“No,” said the Poet; “you do not know this story, you had better let me tell it. Her lover returned the morning before the wedding day, to be met with the news. He gave way to no sign of grief, he repelled all consolation. Taking his rope and axe he went up into the mountain by himself. All through the winter he haunted the track by which she must have travelled, indifferent to the danger that he ran, impervious apparently to cold, or hunger, or fatigue, undeterred by storm, or mist, or avalanche. At the beginning of the spring he returned to the village, purchased building utensils, and day after day carried them back with him up into the mountain. He hired no labour, he rejected the proffered assistance of his brother guides. Choosing an almost inaccessible spot, at the edge of the great glacier, far from all paths, he built himself a hut, with his own hands; and there for eighteen years he lived alone.

“In the ‘season’ he earned good fees, being known far and wide as one of the bravest and hardiest of all the guides, but few of his clients liked him, for he was a silent, gloomy man, speaking little, and with never a laugh or jest on the journey. Each fall, having provisioned himself, he would retire to his solitary hut, and bar the door, and no human soul would set eyes on him again until the snows melted.

“One year, however, as the spring days wore on, and he did not appear among the guides, as was his wont, the elder men, who remembered his story and pitied him, grew uneasy; and, after much deliberation, it was determined that a party of them should force their way up to his eyrie. They cut their path across the ice where no foot among them had trodden before, and finding at length the lonely snow-encompassed hut, knocked loudly with their axe-staves on the door; but only the whirling echoes from the glacier’s thousand walls replied, so the foremost put his strong shoulder to the worn timber and the door flew open with a crash.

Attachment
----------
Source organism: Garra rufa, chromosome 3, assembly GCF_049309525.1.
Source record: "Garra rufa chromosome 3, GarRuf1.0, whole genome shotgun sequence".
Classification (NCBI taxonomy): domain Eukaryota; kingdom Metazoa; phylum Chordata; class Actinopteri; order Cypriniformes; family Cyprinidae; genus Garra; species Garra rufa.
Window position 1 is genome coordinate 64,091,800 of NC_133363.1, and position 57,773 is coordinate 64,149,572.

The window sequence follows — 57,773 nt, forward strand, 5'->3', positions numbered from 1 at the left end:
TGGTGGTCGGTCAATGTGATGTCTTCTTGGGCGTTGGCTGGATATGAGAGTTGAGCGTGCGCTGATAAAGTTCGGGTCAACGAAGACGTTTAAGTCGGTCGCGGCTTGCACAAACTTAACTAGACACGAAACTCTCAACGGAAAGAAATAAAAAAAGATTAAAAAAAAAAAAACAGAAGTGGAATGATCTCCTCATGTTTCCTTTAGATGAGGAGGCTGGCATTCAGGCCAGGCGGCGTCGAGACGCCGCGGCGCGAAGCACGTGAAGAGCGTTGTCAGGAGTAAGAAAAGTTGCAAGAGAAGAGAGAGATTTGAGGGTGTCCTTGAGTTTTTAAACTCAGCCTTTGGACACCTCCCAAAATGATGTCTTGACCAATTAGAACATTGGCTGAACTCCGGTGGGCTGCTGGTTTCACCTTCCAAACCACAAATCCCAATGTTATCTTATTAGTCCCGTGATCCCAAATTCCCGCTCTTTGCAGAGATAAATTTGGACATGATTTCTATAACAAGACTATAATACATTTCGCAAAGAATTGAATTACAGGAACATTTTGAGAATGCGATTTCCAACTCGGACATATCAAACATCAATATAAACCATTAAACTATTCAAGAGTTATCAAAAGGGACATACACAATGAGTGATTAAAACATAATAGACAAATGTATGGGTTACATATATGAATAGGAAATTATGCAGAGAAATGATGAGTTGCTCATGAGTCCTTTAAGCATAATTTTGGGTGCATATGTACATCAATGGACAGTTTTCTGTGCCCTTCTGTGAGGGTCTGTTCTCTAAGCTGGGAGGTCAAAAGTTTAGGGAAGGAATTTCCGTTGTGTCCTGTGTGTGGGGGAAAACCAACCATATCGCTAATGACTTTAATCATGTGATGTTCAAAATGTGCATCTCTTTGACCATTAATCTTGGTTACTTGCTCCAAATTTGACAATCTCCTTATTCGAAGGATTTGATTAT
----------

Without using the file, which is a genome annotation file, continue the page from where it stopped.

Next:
“They found him dead, as they had more than half expected, lying stiff and frozen on the rough couch at the farther end of the hut; and, beside him, looking down upon him with a placid face, as a mother might watch beside her sleeping child, stood Jeanne. She wore the flowers pinned to her dress that she had gathered when their eyes had last seen her. The girl’s face that had laughed back to their good-bye in the village, nineteen years ago.

“A strange steely light clung round her, half illuminating, half obscuring her, and the men drew back in fear, thinking they saw a vision, till one, bolder than the rest, stretched out his hand and touched the ice that formed her coffin.

“For eighteen years the man had lived there with this face that he had loved. A faint flush still lingered on the fair cheeks, the laughing lips were still red. Only at one spot, above her temple, the wavy hair lay matted underneath a clot of blood.”

The Minor Poet ceased.

“What a very unpleasant way of preserving one’s love!” said the Girton Girl.

“When did the story appear?” I asked. “I don’t remember reading it.”